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  4. Last week my wife, Ann, and I travelled up to Fort Collins to visit our son, PJ and his wife, Marie. We plannned to be away almost three weeks (we’re house-dog sitting so the kids can go for week’s visit to her folks and several mutual friends in San Diego) so I asked my next-door neighbor, Barb, if she would keep an eye out and take in the mail.

    Saturday Barb called. Our basement had about two inches of water in it, but she said she would take care of it.

    I asked another friend to check it out and see what he could do to help, since we couldn’t return until after the kids got back.

    Today he called and reported the whole basement is “dry as a bone.” He reported in amazement that Barb, her husband and and son worked until dark for two days to get it that way!

    That is the kind of great neighbors we have in my town!

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  5. I have been flying a Phantom for over a year, and there are several of us who fly together in the area. I also participate on some websites. None of us would ever call our quadcopter a “drone”. The term has many bad connotations in the press and we don’t need any more bad vibes, what with the privacy worriers, the FAA/commercial use hassles, etc. I strongly suggest not using that term, not because the “government” says so, but because most folks “out there” don’t like “drones”.

    The term is already so ubiquitous that taking a photo of yourself with your aircraft is well known as a “dronie”. I don’t readily give in to silly fearmongering by the uninformed; I’d rather take the term back and use it proudly. -rc

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  6. Those flames are scary, your description shows just how fast the fire grows. Thank you for sharing the stills and the video.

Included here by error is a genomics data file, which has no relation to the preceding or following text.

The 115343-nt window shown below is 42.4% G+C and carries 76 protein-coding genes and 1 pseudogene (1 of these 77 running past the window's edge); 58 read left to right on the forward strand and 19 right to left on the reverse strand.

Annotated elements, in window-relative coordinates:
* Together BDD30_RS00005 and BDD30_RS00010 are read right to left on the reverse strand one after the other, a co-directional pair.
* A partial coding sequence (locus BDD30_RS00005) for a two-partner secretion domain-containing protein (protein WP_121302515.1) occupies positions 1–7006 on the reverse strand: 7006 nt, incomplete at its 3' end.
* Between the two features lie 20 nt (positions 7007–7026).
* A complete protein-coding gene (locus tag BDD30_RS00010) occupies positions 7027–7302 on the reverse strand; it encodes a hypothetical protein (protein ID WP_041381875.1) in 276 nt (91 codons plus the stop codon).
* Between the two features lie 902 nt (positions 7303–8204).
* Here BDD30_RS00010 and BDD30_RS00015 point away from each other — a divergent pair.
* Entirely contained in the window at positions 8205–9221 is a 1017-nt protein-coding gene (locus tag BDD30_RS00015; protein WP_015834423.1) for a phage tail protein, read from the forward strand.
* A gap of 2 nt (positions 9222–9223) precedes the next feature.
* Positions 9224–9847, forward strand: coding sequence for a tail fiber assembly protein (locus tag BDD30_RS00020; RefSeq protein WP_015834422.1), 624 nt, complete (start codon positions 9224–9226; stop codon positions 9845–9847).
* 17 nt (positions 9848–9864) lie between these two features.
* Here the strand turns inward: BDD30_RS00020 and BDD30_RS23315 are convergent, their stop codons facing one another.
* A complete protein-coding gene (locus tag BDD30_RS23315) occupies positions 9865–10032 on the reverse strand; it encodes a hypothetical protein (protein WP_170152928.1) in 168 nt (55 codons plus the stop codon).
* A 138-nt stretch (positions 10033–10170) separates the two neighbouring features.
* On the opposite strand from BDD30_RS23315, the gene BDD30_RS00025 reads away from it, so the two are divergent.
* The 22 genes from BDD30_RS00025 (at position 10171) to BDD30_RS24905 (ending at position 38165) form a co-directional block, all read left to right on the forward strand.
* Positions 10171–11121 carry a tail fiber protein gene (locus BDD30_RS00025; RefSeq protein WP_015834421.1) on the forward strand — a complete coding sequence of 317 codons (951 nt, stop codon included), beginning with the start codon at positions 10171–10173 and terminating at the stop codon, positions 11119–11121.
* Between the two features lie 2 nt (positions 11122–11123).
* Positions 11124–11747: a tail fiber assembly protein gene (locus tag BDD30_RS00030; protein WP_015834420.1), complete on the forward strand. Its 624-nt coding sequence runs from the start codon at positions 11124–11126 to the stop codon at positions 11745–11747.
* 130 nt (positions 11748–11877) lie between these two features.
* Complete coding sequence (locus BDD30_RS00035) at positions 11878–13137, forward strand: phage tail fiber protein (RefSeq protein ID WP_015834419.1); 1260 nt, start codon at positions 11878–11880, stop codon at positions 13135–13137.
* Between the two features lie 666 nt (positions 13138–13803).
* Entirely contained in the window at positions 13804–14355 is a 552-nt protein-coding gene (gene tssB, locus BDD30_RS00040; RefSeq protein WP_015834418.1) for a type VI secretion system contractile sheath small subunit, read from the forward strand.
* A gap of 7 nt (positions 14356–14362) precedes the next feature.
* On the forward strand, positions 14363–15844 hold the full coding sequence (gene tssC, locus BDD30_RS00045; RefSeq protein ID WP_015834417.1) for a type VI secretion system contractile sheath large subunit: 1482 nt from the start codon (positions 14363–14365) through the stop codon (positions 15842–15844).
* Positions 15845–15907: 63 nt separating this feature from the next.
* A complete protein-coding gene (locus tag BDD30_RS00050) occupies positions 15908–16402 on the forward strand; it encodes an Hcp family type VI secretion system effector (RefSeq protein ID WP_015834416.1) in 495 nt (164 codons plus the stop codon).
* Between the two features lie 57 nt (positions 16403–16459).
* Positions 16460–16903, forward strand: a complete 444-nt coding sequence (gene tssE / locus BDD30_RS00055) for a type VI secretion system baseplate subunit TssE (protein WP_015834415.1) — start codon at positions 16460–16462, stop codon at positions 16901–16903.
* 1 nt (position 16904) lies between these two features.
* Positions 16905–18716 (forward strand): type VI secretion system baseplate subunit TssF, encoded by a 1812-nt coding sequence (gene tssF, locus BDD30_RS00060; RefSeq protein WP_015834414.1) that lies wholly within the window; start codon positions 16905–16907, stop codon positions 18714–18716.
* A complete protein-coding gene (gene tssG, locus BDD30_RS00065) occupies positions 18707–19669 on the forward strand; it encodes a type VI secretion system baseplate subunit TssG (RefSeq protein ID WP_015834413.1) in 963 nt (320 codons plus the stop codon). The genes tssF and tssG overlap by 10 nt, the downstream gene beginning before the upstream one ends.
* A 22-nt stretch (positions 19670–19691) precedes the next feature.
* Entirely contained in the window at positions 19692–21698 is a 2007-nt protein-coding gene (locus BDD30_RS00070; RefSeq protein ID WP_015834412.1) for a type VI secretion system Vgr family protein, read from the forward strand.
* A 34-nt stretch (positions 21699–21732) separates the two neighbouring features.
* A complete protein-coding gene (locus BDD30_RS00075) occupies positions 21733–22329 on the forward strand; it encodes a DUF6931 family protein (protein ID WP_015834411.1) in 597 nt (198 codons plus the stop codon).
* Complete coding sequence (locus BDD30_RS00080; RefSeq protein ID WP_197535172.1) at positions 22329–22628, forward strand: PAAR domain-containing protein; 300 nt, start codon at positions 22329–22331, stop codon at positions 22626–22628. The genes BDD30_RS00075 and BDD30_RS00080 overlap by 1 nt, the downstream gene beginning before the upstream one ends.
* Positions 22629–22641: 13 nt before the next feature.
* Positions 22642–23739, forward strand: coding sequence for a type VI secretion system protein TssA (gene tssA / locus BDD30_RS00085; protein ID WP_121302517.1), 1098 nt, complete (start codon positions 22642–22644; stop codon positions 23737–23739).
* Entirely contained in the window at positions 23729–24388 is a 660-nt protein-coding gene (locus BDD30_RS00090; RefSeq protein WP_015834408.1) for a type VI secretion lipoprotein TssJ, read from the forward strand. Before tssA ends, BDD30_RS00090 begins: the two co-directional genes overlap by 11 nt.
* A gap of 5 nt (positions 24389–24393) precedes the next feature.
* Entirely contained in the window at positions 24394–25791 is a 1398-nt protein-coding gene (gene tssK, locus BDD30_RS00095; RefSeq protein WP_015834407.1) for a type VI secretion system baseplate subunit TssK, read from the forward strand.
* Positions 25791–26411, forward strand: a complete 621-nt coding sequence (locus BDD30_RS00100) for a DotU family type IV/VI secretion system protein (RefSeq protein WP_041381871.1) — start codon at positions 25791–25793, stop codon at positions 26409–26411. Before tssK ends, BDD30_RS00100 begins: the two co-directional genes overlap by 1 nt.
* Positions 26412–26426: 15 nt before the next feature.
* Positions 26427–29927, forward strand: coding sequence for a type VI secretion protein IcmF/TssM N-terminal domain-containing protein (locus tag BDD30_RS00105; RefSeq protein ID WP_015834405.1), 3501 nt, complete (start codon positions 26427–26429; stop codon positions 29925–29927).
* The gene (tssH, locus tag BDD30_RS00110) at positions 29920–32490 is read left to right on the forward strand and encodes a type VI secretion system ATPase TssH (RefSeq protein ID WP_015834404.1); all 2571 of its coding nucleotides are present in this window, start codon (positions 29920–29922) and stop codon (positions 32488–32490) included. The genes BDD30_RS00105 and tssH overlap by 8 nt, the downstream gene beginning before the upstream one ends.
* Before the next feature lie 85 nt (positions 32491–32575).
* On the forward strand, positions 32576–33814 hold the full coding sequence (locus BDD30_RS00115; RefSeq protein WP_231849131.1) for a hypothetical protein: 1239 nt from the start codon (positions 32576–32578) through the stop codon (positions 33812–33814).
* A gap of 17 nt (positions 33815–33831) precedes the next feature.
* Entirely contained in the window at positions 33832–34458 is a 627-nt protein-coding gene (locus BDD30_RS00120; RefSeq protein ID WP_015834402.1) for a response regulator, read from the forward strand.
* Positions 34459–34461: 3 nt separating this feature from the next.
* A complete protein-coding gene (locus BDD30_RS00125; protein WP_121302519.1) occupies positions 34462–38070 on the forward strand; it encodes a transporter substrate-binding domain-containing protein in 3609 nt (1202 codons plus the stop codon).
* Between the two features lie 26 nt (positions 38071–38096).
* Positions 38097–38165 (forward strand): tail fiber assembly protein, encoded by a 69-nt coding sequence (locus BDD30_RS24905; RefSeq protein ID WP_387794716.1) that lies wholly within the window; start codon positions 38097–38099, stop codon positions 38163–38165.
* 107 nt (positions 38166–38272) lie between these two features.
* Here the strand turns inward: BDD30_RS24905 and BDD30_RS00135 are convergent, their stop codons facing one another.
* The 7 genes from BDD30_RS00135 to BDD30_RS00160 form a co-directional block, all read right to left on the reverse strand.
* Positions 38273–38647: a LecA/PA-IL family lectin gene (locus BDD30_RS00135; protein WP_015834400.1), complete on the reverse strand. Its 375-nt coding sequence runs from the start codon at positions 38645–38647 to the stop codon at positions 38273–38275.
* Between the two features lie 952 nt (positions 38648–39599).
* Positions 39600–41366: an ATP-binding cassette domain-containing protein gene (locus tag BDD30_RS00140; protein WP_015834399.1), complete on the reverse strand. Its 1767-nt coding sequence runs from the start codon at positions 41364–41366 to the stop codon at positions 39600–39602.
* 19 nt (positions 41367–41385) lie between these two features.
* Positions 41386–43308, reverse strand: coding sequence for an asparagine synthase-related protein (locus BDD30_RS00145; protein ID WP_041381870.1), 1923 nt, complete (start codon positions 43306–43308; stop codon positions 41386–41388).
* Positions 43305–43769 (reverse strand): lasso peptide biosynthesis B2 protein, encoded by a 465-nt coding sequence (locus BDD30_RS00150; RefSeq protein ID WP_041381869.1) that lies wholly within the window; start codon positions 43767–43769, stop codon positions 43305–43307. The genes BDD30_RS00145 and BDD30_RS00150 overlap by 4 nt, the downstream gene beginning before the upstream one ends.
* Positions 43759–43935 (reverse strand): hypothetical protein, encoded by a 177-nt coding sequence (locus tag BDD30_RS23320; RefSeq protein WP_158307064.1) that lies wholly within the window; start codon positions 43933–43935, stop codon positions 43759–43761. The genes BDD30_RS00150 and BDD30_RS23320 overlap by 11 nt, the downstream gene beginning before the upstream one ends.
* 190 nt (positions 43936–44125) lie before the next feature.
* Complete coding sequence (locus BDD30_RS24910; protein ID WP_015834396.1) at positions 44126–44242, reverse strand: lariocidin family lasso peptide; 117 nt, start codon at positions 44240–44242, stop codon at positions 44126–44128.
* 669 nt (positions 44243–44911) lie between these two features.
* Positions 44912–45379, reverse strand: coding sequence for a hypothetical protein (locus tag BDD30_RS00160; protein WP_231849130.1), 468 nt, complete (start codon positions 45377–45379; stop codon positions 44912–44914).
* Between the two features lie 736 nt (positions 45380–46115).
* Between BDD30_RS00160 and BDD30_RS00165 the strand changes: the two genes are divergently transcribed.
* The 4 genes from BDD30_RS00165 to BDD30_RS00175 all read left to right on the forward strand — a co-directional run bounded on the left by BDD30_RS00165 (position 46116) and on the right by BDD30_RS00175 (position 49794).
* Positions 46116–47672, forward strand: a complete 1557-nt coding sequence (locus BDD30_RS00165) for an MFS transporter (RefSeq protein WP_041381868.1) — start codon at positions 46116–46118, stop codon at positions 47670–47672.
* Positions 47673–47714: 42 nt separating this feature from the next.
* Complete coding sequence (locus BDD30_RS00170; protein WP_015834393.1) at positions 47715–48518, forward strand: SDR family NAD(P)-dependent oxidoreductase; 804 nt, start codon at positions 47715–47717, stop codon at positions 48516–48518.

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  7. That drone looks fun! My husband works with a bunch of young droneheads; they live by their drones, apparently. But they don’t have such nice scenery to photograph — you live in a truly beautiful location! And are you guys completely off the grid or only partially? I noted the water tank (I’m assuming) and the solar panels.

    I’m glad the fire was controlled so quickly. My daughter lives in the mountains in Idaho, and last year a major fire came within 1/2 mile of her place. It was a deeply scary time for all of us, as I’m sure you can well understand. Fires can blow up SO fast. It sounds like you and your neighbors all used your heads in the best possible way to make sure everything turned out well.

    The “water tank” is actually a Yurt; we lived in it while the house was being built, and after that it served as a summer guest house. We are on district water that’s quite good (comes out of the Colorado mountains). We’re tied in to the electrical grid too; the solar panels produce about half of our power. -rc